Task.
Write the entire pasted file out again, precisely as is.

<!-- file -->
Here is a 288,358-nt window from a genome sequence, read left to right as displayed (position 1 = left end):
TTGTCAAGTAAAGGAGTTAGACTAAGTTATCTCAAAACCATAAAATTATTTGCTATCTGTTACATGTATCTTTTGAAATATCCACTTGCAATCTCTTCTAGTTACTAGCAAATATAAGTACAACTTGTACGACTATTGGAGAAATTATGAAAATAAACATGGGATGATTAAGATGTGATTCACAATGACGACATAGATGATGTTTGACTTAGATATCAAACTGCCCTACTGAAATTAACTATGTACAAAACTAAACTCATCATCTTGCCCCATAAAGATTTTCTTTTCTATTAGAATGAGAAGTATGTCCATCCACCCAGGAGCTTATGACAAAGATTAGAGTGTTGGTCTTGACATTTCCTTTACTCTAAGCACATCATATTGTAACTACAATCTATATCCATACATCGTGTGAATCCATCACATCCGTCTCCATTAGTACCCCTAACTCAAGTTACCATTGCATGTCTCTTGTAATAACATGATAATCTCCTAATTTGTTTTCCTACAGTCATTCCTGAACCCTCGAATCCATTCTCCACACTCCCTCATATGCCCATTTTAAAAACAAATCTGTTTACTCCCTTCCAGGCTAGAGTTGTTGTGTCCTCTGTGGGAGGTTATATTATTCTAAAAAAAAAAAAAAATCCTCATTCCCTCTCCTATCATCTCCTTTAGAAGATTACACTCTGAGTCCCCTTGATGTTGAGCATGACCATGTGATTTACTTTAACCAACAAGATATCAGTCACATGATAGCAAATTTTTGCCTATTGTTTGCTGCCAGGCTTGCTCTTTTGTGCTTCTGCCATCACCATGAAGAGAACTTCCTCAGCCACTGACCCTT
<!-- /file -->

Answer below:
Here is a 288,358-nt window from a genome sequence, read left to right as displayed (position 1 = left end):
TTGTCAAGTAAAGGAGTTAGACTAAGTTATCTCAAAACCATAAAATTATTTGCTATCTGTTACATGTATCTTTTGAAATATCCACTTGCAATCTCTTCTAGTTACTAGCAAATATAAGTACAACTTGTACGACTATTGGAGAAATTATGAAAATAAACATGGGATGATTAAGATGTGATTCACAATGACGACATAGATGATGTTTGACTTAGATATCAAACTGCCCTACTGAAATTAACTATGTACAAAACTAAACTCATCATCTTGCCCCATAAAGATTTTCTTTTCTATTAGAATGAGAAGTATGTCCATCCACCCAGGAGCTTATGACAAAGATTAGAGTGTTGGTCTTGACATTTCCTTTACTCTAAGCACATCATATTGTAACTACAATCTATATCCATACATCGTGTGAATCCATCACATCCGTCTCCATTAGTACCCCTAACTCAAGTTACCATTGCATGTCTCTTGTAATAACATGATAATCTCCTAATTTGTTTTCCTACAGTCATTCCTGAACCCTCGAATCCATTCTCCACACTCCCTCATATGCCCATTTTAAAAACAAATCTGTTTACTCCCTTCCAGGCTAGAGTTGTTGTGTCCTCTGTGGGAGGTTATATTATTCTAAAAAAAAAAAAAAATCCTCATTCCCTCTCCTATCATCTCCTTTAGAAGATTACACTCTGAGTCCCCTTGATGTTGAGCATGACCATGTGATTTACTTTAACCAACAAGATATCAGTCACATGATAGCAAATTTTTGCCTATTGTTTGCTGCCAGGCTTGCTCTTTTGTGCTTCTGCCATCACCATGAAGAGAACTTCCTCAGCCACTGACCCTT